Dieting: gateway drug to madness

Possibly the most important fact for parents to know when coping with a child's eating disorder:

"symptoms once thought to be primary features of anorexia nervosa are actually symptoms of starvation"

"dramatic increase in food preoccupations...declines in interest in sex and activity...dawdle for almost two hours after a meal which previously they would have consumed in a matter of minutes...Cookbooks, menus, and information bulletins on food production became intensely interesting ...hoarding even extended to non-food-related items...caught between conflicting desires to gulp their food down ravenously and consume it slowly...weird and distasteful concoctions...planning as to how they would handle their day's allotment of food...consumption of coffee and tea increased...gum chewing became excessive ...binge eating followed by self-reproach...self-deprecatory, expressing disgust and self-criticism...increased hunger immediately following a large meal...Depression...Mood swings ...Irritability and frequent outbursts of anger...anxiety ..."

Think this is only for people living on 500 calories a day? No. All it takes is a diet: "precisely the level of caloric deficit used to define "conservative" treatments for obesity "


  1. Laura, I really appreciate that you get the connection between eating disorders and standard treatments for obesity.

    I attended a lecture a few weeks ago (to my medical school class) about eating disorders. In one lecture, the physician speaking managed to tell us both that ED's are very serious and that, of course, we need to encourage teens that are "overweight" to be losing weight. Sigh. It always amazes me that people don't believe these two ideas to be conflicting.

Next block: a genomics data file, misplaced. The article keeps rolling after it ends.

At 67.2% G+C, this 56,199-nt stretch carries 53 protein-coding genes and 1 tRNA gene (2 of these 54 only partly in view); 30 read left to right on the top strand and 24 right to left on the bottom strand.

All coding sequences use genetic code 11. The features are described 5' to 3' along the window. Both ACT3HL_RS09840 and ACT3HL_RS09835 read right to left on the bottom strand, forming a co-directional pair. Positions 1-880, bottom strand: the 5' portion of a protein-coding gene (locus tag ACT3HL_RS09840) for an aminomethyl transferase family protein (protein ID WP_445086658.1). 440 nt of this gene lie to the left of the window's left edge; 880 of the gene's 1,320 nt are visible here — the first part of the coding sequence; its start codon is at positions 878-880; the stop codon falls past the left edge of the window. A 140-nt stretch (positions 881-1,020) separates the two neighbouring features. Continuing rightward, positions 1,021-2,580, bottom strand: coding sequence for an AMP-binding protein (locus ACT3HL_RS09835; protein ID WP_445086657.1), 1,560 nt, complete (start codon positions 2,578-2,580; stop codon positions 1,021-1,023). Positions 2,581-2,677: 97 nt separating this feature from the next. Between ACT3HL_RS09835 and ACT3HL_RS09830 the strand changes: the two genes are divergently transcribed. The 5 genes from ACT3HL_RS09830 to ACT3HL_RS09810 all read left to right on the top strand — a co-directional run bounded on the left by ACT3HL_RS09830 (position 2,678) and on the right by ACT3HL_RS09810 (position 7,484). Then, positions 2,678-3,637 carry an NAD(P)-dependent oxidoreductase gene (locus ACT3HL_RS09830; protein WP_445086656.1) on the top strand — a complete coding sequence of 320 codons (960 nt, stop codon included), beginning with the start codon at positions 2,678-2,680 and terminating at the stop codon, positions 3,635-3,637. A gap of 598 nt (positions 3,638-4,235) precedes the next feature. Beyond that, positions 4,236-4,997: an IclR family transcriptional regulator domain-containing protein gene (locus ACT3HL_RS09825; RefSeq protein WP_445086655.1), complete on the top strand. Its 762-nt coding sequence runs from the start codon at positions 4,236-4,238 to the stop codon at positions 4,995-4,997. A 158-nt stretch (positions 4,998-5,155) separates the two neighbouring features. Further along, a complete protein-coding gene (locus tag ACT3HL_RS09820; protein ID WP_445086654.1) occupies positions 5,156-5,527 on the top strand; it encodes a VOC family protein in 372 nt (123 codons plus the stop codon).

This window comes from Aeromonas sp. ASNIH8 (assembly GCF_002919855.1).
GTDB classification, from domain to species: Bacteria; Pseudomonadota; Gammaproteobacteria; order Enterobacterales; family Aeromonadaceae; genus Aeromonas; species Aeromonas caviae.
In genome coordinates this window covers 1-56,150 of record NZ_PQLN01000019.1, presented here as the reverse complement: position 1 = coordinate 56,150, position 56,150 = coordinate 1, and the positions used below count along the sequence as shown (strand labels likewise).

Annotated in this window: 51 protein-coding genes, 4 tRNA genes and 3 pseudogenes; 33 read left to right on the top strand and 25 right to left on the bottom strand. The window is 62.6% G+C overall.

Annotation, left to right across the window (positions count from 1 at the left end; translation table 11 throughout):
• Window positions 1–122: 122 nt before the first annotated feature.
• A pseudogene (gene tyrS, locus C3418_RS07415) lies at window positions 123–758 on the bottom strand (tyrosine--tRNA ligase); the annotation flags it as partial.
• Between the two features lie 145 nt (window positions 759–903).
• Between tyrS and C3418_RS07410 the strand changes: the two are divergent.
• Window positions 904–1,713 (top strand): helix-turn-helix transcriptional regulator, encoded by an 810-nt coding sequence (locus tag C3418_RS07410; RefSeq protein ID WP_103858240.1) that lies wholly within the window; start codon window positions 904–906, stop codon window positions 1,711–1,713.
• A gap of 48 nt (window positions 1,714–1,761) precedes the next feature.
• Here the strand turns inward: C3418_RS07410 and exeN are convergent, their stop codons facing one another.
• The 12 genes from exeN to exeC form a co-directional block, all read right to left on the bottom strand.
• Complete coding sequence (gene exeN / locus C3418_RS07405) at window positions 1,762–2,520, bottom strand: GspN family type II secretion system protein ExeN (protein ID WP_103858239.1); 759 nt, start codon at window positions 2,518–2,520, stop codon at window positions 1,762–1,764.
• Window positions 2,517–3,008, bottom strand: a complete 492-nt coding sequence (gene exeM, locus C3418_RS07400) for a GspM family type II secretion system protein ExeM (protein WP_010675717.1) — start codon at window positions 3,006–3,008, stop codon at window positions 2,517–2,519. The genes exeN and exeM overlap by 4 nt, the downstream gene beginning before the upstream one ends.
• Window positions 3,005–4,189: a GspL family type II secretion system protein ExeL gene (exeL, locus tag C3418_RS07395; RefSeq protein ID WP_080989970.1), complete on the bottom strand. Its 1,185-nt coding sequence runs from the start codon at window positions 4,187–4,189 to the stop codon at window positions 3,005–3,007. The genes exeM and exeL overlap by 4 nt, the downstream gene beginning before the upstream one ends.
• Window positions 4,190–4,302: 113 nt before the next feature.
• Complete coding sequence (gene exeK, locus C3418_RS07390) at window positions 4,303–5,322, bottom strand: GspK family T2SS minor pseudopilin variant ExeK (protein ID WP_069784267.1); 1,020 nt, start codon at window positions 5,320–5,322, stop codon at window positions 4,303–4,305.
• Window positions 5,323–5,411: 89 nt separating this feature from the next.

2. Laura, This article is great and to the point. I've e-mailed the link to people. I've read the Minnesota Starvation study, but this is more to the point. Do you have links to WHO information on refeeding refuges? There must be a ton of information we can glean from people experienced with mass refeeding.

  3. Charteuse, I'm so glad that people are starting to make that connection. I guess we're just going to have to keep bringing it up until it becomes standard.

    Lisa, I don't have that, but I think you are right - if you find it I'd love to see it!

  4. Maybe the studies of mass refugees and famine victims are more difficult to draw conclusions from because those poor people have usually suffered horrendous trauma, like civil war, violence, and death of loved ones. So it's hard to tell whether their mood and behavior is affected by the starvation or by the other circumstances. What makes Keys' Minnesota study so compelling is that he selected for his study the individuals who tested as the most psychologically stable and he provided them with an otherwise comfortable life in the U of Minnesota dorms with lots of amenities, EXCEPT enough food. It seems pretty clear that it was the semi-starvation that caused the mood and behavior disorders.


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